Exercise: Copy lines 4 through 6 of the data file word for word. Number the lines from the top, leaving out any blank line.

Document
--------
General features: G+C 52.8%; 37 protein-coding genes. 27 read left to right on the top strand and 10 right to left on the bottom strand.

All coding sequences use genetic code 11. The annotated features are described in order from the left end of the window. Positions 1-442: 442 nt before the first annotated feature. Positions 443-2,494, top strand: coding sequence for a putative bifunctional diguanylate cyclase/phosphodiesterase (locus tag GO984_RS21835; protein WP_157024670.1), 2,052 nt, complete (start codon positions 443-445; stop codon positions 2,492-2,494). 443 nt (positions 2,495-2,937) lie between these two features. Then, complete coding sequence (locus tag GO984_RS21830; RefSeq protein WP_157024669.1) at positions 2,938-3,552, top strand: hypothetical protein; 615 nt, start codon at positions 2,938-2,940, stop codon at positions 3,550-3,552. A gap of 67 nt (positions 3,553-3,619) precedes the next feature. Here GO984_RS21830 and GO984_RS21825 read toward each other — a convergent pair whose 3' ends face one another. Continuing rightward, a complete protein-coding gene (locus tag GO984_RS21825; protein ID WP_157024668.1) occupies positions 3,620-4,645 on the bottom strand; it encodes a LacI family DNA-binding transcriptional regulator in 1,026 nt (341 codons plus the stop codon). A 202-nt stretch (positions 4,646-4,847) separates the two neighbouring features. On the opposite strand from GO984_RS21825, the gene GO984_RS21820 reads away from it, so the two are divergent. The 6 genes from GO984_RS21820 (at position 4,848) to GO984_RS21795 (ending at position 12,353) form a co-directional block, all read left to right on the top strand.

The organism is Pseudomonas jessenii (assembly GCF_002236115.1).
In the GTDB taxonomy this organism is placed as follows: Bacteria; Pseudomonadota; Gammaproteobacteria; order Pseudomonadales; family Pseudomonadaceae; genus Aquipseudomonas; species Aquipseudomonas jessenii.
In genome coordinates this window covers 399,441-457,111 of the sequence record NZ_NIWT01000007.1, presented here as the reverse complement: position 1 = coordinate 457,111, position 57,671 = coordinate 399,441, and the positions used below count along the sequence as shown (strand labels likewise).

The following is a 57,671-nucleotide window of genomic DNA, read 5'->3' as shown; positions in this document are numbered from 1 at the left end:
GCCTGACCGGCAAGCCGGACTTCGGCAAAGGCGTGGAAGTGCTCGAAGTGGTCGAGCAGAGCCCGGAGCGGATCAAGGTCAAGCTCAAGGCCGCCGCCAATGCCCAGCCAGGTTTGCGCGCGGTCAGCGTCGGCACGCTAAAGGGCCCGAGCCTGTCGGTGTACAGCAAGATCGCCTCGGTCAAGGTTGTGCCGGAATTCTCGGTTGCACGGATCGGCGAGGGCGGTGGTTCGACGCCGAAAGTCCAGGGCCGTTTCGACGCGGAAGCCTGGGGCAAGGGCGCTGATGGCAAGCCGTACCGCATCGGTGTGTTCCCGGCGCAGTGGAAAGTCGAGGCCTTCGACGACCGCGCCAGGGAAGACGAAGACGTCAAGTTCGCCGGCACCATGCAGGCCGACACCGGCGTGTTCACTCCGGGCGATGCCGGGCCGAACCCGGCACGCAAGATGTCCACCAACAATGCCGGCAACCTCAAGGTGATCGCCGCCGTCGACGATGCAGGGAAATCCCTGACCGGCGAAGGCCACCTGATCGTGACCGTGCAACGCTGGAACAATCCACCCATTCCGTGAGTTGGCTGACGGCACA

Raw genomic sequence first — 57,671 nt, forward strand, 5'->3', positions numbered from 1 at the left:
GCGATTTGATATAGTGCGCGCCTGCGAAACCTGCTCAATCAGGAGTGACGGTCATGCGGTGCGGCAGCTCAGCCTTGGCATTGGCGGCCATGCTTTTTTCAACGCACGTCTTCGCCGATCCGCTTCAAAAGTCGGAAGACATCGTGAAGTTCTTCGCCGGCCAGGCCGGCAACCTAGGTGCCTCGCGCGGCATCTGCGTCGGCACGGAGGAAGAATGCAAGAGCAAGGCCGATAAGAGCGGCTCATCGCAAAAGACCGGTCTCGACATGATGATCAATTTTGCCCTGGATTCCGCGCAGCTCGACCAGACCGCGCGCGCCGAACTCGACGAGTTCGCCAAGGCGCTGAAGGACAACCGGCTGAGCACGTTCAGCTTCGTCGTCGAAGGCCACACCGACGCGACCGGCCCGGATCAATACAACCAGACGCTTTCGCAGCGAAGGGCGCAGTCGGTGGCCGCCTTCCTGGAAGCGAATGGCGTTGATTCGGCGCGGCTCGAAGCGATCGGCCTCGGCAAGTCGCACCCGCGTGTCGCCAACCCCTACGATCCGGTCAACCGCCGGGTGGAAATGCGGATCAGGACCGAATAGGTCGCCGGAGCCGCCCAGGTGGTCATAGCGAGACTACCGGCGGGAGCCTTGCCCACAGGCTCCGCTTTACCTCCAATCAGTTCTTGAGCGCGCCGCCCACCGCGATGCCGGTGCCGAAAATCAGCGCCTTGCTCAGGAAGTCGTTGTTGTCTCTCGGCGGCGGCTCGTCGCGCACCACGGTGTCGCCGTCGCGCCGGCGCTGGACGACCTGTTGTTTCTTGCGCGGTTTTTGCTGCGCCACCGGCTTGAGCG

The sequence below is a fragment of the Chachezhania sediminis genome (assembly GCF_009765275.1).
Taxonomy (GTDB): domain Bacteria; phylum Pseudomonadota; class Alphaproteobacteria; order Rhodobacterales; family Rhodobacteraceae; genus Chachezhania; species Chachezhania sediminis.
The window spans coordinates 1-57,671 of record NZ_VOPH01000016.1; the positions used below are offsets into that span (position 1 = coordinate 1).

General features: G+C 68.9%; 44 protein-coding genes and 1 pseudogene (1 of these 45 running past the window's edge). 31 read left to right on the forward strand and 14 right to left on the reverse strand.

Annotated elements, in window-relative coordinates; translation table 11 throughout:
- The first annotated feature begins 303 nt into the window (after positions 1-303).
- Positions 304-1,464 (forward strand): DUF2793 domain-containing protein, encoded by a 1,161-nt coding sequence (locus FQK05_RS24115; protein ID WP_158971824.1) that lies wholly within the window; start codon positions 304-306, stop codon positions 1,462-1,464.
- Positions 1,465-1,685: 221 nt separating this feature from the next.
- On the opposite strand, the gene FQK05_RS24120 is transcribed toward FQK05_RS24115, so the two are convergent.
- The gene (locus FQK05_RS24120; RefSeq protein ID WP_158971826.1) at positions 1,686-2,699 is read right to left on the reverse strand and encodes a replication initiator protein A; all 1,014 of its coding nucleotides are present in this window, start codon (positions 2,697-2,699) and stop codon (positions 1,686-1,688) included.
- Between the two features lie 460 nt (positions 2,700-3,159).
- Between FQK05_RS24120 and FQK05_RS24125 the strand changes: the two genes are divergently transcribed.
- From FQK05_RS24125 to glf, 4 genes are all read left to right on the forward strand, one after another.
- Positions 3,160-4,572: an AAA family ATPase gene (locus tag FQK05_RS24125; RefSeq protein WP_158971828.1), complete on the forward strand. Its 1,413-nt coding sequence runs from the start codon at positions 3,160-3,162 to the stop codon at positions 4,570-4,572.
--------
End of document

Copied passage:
In the GTDB taxonomy this organism is placed as follows: Bacteria; Pseudomonadota; Gammaproteobacteria; order Pseudomonadales; family Pseudomonadaceae; genus Aquipseudomonas; species Aquipseudomonas jessenii.
In genome coordinates this window covers 399,441-457,111 of the sequence record NZ_NIWT01000007.1, presented here as the reverse complement: position 1 = coordinate 457,111, position 57,671 = coordinate 399,441, and the positions used below count along the sequence as shown (strand labels likewise).

The following is a 57,671-nucleotide window of genomic DNA, read 5'->3' as shown; positions in this document are numbered from 1 at the left end: